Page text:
9. Everything you know about communication you learned from Chicka Chicka Boom Boom.
Learning the alphabet was the first lesson in effective communication, right? Chip and Dan Heath’s Made to Stick is all about how to get your ideas to catch on, sort of like Chicka Chicka Boom Boom‘ssurprisingly catchy jingle.
Give and Take: Why Helping Others Drives Our Success by Adam Grant
Are you approaching your meeting as a Giver or a Taker? Givers create collaborative conditions for everyone to contribute their best ideas, even if it means giving up their allotted airtime. Takers, well....they just take. Grant thoroughly covers every angle of the benefits of giving, including some hopeful advice for the exhausted chumps who get taken advantage of all too often.
The 4-Hour Workweek by Timothy Ferriss
Quiet: The Power of Introverts in a World That Can’t Stop Talking by Susan Cain
Like so many other Westerners, I took it for granted that introversion was a weakness -- extraverts were naturally gifted in leading, selling, networking, and so many other important skills in life. Susan Cain's enthralling book opened my eyes to the possibility that the "extravert ideal" was a myth. Her work led me to begin designing studies that debunked the extraverted leadership advantage and the extraverted sales advantage, and has given me a fresh way of looking at the world in which listening matters as much as talking.
Barbarians at the Gate: The Fall of RJR Nabisco by Bryan Burrough & John Helyar
Nice Girls Don’t Get the Corner Office: 101 Unconscious Mistakes Women Make That Sabotage Their Careers by Lois P. Frankel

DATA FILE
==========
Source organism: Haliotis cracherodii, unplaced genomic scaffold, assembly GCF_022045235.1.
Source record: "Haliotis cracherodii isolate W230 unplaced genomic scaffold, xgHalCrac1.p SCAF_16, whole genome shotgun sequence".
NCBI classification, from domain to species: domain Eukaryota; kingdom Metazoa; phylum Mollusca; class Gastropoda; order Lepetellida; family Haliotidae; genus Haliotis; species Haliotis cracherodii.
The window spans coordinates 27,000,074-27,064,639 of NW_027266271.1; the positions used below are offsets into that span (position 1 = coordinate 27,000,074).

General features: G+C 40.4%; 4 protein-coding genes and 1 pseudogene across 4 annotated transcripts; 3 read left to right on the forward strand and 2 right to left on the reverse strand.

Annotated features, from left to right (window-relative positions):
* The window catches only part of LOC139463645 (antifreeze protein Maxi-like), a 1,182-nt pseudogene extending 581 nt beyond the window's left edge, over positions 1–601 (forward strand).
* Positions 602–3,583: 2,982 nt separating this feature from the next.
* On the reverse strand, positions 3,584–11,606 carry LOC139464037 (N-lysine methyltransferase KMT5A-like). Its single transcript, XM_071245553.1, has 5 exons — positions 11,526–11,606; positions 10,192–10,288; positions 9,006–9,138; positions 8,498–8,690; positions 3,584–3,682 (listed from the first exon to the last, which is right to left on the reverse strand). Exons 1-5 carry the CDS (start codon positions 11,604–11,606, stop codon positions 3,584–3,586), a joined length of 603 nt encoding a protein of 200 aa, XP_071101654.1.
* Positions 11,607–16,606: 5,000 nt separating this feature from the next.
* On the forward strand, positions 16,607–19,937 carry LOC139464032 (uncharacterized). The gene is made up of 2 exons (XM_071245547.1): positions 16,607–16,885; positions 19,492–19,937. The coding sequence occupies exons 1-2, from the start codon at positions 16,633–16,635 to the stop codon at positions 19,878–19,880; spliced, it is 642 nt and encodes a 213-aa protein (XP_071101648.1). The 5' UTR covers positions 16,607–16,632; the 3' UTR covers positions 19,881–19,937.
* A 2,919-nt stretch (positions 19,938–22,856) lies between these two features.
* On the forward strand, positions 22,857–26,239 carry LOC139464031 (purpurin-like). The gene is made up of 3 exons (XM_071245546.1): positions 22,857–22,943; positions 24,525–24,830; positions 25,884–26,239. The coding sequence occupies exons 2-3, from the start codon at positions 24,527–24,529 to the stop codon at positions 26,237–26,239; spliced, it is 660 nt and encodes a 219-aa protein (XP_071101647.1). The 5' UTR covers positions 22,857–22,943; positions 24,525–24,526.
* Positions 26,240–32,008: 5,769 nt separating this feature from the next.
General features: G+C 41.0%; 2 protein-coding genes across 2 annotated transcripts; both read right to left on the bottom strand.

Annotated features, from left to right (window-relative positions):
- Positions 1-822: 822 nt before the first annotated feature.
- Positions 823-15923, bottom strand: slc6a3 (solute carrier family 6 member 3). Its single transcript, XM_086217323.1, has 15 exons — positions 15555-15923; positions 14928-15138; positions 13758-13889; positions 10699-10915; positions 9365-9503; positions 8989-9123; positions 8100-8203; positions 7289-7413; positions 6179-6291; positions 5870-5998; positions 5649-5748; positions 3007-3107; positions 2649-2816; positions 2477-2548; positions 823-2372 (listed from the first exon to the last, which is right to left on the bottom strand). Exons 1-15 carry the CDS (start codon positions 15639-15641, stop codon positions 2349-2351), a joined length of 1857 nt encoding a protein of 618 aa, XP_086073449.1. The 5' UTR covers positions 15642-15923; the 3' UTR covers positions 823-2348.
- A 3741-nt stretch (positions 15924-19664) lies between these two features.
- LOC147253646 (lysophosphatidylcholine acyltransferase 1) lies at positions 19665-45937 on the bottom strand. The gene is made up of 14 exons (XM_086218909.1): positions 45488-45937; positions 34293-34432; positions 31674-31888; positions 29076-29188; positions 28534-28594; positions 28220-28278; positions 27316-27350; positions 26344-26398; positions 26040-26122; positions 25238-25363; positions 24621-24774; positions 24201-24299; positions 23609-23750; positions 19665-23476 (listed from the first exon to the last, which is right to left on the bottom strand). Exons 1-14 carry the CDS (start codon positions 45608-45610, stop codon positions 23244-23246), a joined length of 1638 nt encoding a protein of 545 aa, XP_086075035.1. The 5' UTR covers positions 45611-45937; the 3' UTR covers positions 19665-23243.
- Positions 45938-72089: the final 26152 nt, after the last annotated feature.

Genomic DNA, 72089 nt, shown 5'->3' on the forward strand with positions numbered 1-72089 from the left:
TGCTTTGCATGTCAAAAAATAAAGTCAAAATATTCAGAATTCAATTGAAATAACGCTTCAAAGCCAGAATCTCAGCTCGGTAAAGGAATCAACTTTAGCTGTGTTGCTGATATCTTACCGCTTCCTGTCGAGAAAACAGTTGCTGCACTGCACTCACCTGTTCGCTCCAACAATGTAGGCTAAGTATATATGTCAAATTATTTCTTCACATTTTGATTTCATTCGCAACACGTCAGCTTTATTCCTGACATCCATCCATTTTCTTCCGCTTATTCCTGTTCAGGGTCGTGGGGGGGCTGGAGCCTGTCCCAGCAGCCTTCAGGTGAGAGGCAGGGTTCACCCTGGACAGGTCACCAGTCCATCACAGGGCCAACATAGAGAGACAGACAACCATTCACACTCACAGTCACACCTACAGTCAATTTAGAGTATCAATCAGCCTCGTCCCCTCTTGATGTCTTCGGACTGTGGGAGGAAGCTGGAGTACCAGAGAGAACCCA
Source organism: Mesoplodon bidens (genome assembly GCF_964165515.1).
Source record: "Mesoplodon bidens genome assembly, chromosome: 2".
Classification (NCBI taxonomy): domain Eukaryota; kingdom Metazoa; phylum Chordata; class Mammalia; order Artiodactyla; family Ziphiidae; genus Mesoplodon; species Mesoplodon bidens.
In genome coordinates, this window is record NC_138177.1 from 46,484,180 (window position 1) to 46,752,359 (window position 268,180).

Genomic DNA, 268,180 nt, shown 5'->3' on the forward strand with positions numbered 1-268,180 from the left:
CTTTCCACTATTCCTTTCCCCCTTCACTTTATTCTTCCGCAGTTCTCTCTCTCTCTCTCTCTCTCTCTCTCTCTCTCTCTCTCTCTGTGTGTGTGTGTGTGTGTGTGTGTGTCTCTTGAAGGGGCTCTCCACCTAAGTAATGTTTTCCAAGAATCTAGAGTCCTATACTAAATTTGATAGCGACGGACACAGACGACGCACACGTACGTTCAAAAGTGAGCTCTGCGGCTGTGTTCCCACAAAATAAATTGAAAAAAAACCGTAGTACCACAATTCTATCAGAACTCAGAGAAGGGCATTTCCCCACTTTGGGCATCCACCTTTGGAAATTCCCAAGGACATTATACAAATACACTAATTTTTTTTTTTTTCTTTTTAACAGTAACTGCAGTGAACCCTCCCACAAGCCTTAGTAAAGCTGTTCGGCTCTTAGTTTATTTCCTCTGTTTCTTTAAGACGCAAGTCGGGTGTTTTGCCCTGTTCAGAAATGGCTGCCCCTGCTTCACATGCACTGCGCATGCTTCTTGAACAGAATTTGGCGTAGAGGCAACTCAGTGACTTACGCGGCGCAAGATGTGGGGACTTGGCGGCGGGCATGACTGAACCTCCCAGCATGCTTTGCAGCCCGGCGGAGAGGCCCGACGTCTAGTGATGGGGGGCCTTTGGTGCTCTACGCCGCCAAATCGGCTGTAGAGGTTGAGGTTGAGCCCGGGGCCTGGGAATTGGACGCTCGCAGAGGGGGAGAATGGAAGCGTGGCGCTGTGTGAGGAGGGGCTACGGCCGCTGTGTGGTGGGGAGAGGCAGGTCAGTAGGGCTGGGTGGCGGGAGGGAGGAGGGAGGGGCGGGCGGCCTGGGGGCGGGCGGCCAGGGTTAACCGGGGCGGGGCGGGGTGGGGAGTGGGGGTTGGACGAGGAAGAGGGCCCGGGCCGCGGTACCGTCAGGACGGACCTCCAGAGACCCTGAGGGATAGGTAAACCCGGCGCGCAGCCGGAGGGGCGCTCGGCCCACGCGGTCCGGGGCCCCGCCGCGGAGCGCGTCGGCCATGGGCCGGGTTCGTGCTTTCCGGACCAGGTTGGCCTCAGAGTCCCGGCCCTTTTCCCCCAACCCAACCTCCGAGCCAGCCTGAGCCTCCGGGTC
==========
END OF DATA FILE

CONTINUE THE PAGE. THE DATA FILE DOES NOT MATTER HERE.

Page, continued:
Who Moved My Cheese? by Spendcer Johnson, MD
Lean In: Women, Work, and the Will to Lead by Sheryl Sandberg
Thinking, Fast and Slow by Daniel Kahneman
Made to Stick: Why Some Ideas Survive and Others Dive by Chip & Dan Heath
The wise and witty Heath Brothers show how to make your message stick by using simplicity, unexpectedness, concreteness, credibility, emotions, and stories.
Everything is Obvious: How Common Sense Fails Us by Duncan J. Watts
In five minutes, arrange the five letter below into as many words as you can. You don’t have to use all five letters. Good luck. NELMO How many did you get? Like so many problem-solving experiments conducted over the years, the answer depends not on intelligence or skill but perspective, feedback, and circumstance.…
Chuck Noll became the head coach of the Pittsburgh Steelers in 1969. The Steelers were a terrible football team at the time. In the ensuing decade, Noll transformed the Steelers into one of the most dominant franchises in the history of professional sports. He won four Super Bowls, more than…
Thank you for participating in this experiment. There are three pairs of statements listed below. For each pair, please select the statement that best describes how you feel. This task shouldn’t take more than one minute. Many of the unhappy things in people’s lives are partly due to bad luck.…